By: Nicole Vienneau, MSN, RN, NC-BC
This blog was originally published July 28, 2020 on the Blue Monarch Health Blog. It has been edited and used with permission from the author.
When you eat from the rainbow of powerful plant foods, you make a bold choice to build your brain health. When you take care of your brain, you take care of your whole body! Here, I showcase plants alongside the colors of the rainbow, plus science and tips to make eating plants easier and fun.
How Do You Feel When You See a Rainbow?
When was the last time you saw a rainbow? How did you feel when you saw it? Likely you were filled with surprise, excitement and curiosity — likely you said, “I wonder where the pot of gold is?” And if you’ve been fortunate enough to see a double rainbow? Wow!
Now, think of how you feel when you see a bowl of crisp, colorful fruits, veggies and other goodies. Still the same reaction? For some of us, yes! For others, not so much.
But what if you could open up more possibilities when eating plants, knowing that eating from the rainbow will build your brain and overall health and well being?
For many of us, eating fresh plants is hard. For some, it’s not as fun as seeing a rainbow or eating a bag of brightly-colored candy. But I know, in your heart, you know that candy is not as life giving as a bowl filled with fruits and veggies. Plus, it’s likely your momma said, “Eat your veggies!”
Power of Phytonutrients and Phytochemicals To Support Overall Vitality
Phytonutrients, also known as phytochemicals, are found in plant foods like fruits, vegetables, spices, teas, herbs, whole grains, legumes, seeds and nuts. Plants contain information, and when ingested by humans, plants share the information to help human bodies function effectively. The information from a plant’s nutrients tells your body and cells, and even your DNA, what to do.
For example, phytonutrients stimulate enzymes to get rid of our body’s toxins and they boost your immune cells. Plants regulate your hormones, increase your blood vessels’ elasticity, decrease inflammation and protect you from heart disease. They improve your eye health, your skin tone and keep your brain sharp.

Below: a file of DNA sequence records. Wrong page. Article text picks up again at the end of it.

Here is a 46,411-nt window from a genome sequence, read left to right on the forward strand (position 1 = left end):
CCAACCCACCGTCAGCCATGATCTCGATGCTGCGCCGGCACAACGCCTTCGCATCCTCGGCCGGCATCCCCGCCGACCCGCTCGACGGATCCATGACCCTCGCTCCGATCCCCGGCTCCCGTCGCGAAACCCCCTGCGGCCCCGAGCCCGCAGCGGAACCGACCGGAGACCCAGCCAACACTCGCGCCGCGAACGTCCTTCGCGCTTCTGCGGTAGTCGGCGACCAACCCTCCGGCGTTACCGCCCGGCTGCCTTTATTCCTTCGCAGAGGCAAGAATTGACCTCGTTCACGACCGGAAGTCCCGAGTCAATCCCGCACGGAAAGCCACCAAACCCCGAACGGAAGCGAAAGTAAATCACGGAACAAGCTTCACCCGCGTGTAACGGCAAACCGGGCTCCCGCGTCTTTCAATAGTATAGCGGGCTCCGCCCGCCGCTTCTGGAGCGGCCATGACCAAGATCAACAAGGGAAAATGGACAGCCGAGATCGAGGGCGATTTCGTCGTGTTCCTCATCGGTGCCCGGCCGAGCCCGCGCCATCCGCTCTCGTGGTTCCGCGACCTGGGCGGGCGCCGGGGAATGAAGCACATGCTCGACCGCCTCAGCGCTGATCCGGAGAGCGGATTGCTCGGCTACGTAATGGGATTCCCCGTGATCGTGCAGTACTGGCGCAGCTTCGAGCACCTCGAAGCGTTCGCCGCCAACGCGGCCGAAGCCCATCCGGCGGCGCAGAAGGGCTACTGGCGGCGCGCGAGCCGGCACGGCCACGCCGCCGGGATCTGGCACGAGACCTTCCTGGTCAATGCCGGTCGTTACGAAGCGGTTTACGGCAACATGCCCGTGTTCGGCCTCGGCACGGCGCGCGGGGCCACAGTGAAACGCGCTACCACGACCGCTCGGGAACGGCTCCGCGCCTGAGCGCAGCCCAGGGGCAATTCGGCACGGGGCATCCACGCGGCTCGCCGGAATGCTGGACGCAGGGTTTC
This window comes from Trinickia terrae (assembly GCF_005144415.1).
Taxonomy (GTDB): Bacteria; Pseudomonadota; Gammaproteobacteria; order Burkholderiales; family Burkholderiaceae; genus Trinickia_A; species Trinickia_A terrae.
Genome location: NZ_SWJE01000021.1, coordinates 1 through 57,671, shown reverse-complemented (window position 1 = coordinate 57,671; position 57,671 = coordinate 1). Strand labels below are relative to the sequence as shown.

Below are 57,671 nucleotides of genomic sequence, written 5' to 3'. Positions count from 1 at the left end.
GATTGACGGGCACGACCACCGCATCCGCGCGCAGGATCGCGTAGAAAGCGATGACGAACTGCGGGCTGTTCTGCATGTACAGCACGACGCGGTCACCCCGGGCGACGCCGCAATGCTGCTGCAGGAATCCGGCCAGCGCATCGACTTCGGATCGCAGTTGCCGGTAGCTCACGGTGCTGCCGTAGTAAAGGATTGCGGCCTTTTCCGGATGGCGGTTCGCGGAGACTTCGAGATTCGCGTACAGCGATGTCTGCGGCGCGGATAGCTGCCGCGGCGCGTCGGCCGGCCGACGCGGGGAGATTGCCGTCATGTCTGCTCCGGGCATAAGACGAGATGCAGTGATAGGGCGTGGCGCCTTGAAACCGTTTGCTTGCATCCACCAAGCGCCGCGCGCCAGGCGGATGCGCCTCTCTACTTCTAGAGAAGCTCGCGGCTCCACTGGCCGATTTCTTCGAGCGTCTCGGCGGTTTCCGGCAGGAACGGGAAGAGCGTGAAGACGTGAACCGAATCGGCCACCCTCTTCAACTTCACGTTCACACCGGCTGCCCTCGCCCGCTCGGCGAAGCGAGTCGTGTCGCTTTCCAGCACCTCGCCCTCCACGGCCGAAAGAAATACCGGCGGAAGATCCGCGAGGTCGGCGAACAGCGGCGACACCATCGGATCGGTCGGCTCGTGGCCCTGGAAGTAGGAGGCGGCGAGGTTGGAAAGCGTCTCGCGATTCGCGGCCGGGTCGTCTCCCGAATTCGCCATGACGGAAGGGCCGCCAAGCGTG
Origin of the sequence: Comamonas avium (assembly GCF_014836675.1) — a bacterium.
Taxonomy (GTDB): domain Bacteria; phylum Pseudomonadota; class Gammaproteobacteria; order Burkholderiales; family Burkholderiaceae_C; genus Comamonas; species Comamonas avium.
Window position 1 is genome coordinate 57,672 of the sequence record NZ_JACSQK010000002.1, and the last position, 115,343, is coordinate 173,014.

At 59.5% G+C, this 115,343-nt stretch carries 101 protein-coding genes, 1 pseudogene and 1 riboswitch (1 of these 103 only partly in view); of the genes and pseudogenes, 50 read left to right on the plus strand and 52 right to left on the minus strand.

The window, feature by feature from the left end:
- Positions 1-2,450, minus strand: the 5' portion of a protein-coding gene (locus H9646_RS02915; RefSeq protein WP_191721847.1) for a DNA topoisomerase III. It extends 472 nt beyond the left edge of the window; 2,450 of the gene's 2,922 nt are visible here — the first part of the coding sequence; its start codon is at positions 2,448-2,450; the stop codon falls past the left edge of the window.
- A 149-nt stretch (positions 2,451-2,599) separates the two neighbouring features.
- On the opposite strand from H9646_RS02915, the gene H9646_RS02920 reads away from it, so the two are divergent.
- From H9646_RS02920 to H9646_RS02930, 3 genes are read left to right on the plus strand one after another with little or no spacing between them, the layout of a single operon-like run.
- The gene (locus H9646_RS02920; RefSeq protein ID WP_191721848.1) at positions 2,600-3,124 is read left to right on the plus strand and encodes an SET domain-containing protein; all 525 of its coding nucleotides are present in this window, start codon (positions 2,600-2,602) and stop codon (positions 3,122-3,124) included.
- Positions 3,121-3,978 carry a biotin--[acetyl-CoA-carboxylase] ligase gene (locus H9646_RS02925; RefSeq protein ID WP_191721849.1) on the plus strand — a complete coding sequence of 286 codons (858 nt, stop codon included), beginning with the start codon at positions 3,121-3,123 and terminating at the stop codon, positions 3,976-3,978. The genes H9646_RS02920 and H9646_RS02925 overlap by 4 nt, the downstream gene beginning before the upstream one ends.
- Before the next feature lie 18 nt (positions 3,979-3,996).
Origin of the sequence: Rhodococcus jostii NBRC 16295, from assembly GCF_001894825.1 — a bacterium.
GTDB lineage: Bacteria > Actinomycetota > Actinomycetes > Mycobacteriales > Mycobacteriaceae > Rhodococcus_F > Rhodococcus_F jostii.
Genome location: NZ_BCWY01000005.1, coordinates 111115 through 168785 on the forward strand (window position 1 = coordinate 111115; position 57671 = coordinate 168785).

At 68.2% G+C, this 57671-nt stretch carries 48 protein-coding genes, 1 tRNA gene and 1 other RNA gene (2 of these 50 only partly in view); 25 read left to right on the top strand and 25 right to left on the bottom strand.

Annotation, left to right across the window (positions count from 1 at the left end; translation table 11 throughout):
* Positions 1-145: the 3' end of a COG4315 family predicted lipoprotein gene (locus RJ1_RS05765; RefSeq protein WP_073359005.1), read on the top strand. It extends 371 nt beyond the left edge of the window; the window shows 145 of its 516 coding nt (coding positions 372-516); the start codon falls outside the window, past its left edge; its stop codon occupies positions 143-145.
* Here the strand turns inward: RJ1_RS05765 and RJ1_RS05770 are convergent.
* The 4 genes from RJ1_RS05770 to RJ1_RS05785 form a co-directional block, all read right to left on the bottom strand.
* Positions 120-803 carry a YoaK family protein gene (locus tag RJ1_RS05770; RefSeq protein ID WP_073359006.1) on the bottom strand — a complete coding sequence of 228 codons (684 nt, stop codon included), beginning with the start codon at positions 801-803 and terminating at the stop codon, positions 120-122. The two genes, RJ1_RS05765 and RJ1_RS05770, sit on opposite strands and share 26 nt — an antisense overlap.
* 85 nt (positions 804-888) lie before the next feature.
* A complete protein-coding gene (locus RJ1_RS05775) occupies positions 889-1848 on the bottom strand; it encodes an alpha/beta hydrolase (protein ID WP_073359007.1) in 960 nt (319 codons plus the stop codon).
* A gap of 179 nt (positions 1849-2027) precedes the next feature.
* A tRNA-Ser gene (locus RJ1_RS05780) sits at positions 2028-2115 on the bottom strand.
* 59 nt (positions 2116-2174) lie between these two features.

A plant’s information can kill cancer cells, all while making your healthy cells stronger. The fiber within plants feeds your good gut bacteria, and improves the way your body eliminates waste. Some phytonutrients keep blood sugars and cholesterol levels in check, and visually, their colors and shapes make your plate look interesting and beautiful.
ROYGBIV – The Rainbow
Eating foods while imagining ROYGBIV (colors of the rainbow) may help you remember to feel the vitality and excitement of eating powerful plants.
Below, I’ve outlined plant examples for every color of the rainbow, along with one or two tips from science and real-life about why they are powerful for your brain health.
Examples are strawberries, cherries, red bell peppers, red apples, red cabbage, tomatoes, rhubarb, radicchio, red beets, pomegranates, cranberries, watermelon, red potatoes, chilies, raspberries, kidney beans and more!
Tomatoes house the carotenoid lycopene. It has been shown to reduce cellular inflammation, which is a cause of brain aging and cognitive decline.
TIP: We love making simple homemade tomato sauce for our pasta, and here’s our recipe — it is so easy!
- One can of San Marzano tomatoes (any style of tomatoes will do), blend until smooth
- 3 cloves of garlic chopped
- 2-3 tablespoons of olive oil
- Simmer for ~ 25 minutes
- Serve over your favorite pasta
Carrots, butternut squash, cantaloupe, peaches, sweet potatoes, oranges, persimmons, pumpkin, paprika and legumes are examples.
I bet you already know that oranges are chock full of vitamin C. Vitamin C helps prevent cognitive decline and neurodegenerative diseases, so eat up!
TIP: Try putting an orange in the freezer for about 10 minutes, then cut it into 4 pieces to serve as a tasty dessert — fresh and satisfying.
Yellow squash, yellow onion, bananas, lemon, corn, star fruit, Asian pears, pineapple and ginger are examples.
Oxidative stress results when your body can’t neutralize the damaging effects of free radicals, which then causes cellular breakdown and eventual disease over time. Your brain is susceptible to oxidative stress because it performs super-powerful and high-metabolic activity — all-day (and night) long! Yellow antioxidants in plants combat the ill effects of oxidative stress by reducing the inflammatory process.